I'm catching up on some blog topics. First, I wanted to show you the final version of that musical sketch from the last post. This one has improved dynamics, an added bridge, and a couple of scoring changes that make it feel much more like something you'd hear from your favorite Tetrisphere-alike.
So, I've been wanting to do this since before going to DigiPen. I modeled the Arwing from Starfox 1 (the "high-poly" version seen at the title screen). It is to real-world scale and accurate within half-an-inch. It is also perfectly accurate to the original model (with a few caveats that I'll explain below). Please download your own copy of it if you'd like to sculpt on it or make your own textures.
3dsMax 2013 version. If anyone wants a different file format, please ask.
The goal was to be 1:1 with the original model in the game. There is a seven-year-old level editor out there that its developer never completed. While it could not output an OBJ as promised, it did allow me to get high-resolution orthographics and a vertex list. Those combined with the ability to tumble around the original model while I worked allowed me to get this as authentic as humanly possible.
There are some changes, however. The SuperFX model format allows for things that count as invalid geometry today. Where the original model had T-gons, I added vertices to allow those faces while remaining faithful to the source. Over all, this model has 8 more verts and 11 more faces than the original model. They do not contribute to the silhouette, however.
Regarding size, the original vertex list stepped conveniently into meters. A Google search for documents on the Arwing's design confirms the sizing, so the end result is a model perfectly to real-world scale.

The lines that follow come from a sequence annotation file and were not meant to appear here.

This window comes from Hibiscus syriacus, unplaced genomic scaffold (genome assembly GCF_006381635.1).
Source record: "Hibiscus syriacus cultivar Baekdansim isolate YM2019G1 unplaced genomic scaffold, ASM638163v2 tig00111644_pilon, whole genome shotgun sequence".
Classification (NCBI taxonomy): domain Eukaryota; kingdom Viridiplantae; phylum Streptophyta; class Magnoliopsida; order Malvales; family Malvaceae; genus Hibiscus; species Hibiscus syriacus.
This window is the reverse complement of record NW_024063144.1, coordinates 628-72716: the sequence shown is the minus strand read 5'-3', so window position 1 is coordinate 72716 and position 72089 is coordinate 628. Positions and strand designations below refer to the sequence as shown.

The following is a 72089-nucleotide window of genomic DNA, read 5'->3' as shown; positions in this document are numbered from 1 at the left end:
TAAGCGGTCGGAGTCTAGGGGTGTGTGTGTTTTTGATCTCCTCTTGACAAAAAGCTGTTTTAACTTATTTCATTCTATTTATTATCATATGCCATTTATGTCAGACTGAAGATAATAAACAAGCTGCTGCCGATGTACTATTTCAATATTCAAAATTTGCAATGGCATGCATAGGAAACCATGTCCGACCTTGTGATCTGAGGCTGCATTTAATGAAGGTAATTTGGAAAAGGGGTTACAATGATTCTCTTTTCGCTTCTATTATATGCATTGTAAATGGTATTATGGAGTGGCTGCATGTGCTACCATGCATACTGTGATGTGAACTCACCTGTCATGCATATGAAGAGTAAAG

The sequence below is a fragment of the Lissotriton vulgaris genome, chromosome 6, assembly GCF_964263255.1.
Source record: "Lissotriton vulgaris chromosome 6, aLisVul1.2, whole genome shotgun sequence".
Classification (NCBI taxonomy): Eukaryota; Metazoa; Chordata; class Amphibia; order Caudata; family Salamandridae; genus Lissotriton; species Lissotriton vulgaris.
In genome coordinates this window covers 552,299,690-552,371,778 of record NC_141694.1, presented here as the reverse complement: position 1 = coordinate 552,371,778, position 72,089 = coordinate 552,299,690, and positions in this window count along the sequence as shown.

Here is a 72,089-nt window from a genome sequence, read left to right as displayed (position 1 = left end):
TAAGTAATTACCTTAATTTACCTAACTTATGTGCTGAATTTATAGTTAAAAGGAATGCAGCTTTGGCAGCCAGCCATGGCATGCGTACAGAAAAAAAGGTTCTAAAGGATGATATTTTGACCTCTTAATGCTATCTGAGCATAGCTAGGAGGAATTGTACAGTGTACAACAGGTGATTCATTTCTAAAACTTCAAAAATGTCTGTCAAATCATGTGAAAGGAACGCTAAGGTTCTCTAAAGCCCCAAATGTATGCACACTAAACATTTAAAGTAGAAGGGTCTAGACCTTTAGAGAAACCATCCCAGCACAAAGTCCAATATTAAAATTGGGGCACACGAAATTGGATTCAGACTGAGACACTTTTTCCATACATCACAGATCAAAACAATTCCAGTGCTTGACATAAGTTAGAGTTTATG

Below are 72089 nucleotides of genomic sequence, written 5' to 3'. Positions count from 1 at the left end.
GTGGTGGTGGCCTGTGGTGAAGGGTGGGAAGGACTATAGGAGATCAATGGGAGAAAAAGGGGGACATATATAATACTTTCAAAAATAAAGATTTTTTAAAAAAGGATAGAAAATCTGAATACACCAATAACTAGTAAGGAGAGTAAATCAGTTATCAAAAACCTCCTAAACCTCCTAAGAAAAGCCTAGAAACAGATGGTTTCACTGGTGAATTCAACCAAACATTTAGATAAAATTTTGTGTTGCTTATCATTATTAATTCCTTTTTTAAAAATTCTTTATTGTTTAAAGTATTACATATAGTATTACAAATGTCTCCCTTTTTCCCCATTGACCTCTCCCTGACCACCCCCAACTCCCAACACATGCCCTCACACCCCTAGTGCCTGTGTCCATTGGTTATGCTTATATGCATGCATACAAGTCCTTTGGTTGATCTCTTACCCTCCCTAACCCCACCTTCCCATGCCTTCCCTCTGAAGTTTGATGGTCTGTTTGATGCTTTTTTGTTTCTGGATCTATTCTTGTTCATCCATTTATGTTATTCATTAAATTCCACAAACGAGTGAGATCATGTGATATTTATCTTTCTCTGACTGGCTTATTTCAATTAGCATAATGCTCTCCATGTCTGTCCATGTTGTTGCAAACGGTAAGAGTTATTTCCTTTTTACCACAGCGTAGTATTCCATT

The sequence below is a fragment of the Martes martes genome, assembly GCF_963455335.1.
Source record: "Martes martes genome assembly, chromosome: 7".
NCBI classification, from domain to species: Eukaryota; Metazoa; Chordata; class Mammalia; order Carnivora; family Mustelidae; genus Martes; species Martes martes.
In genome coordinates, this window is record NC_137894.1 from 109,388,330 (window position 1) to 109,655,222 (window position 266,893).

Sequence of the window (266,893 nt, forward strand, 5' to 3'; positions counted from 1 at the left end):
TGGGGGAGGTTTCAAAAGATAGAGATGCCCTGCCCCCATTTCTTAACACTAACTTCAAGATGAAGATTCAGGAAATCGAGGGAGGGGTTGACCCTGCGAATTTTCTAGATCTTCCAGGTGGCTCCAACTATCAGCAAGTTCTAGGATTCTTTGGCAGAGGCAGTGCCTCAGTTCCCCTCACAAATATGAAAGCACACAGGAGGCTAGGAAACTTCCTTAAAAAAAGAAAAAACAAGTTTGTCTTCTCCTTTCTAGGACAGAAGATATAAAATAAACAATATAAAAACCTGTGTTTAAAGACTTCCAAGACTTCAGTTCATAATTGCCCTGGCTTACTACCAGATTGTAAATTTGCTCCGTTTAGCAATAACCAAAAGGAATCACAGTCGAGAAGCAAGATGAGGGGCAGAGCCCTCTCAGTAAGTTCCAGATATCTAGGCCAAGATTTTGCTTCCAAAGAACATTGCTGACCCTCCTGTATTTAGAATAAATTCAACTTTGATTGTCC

This model is ready for UV mapping or sculpting. Please feel free to do so.
There's an interesting divide between those who paint with color and those who paint with value. Neither one is wrong. When it comes to CG, however, you're usually limited to the Blinn model of shading. Blinn paints with value, specifically adding black and white to surfaces depending on how much light falls on each plane based on its normal.
But what if you don't want make shadows with black? You can certainly change the shadow color of a light, but that doesn't affect the Gourand shadows produced by the Blinn shading. In other words, your cast shadow may be blue, but the object itself is still black. You can change the diffuse and ambient settings in the shader, come up with a color that gets close to the shadow you want, but this is inefficient and changes greatly when light moves across the normal.
Mental Ray users can add color back into the Gourand shadows through final gather, but this process takes several minutes per frame to calculate enough bounce light - and you're STILL fighting against the loss of value that comes by mixing with black.
My solution? Self illumination.
It's a technique usually reserved for making an object glow, but if you remove all "white-ness" from your self-illumination color it tends to only affect shadows. Bingo!
Here is my scene using both techniques back-to-back. The first uses only the default Blinn shading. The second has a self-illumination set to a darkened sky-blue.
Fake, efficient bounce light using self-illumination.
I want you to notice one other thing about the second image. On each pillar near the snowy ground is a touch of bounce light. Since the Quicksilver renderer does not yet support light exclusion (the ability to tell a light to not shine on specific objects), I could not achieve this by adding more lights. Taking what I learned from the color effect previously mentioned, I decided I could use self-illumination to solve this as well - if it could be controlled.
Turns out it can be. You can use a greyscale map, or in my case, a gradient. There is mottled black-to-white gradient controlling how much the pillar self-illuminates (without a set color) to fake light bouncing off the snow back onto the pillar. This is useful, as it adds nothing to render time and looks close enough to ray-traced options. I have yet to determine how to control the color of this bounce light, but I can look into that another day. (Adding color to the gradient ends up being crushed back to grayscale, reducing the effect and nullifying the color choice).
I have something for you today. A simpler, better way of rendering wireframes for classwork or portfolios.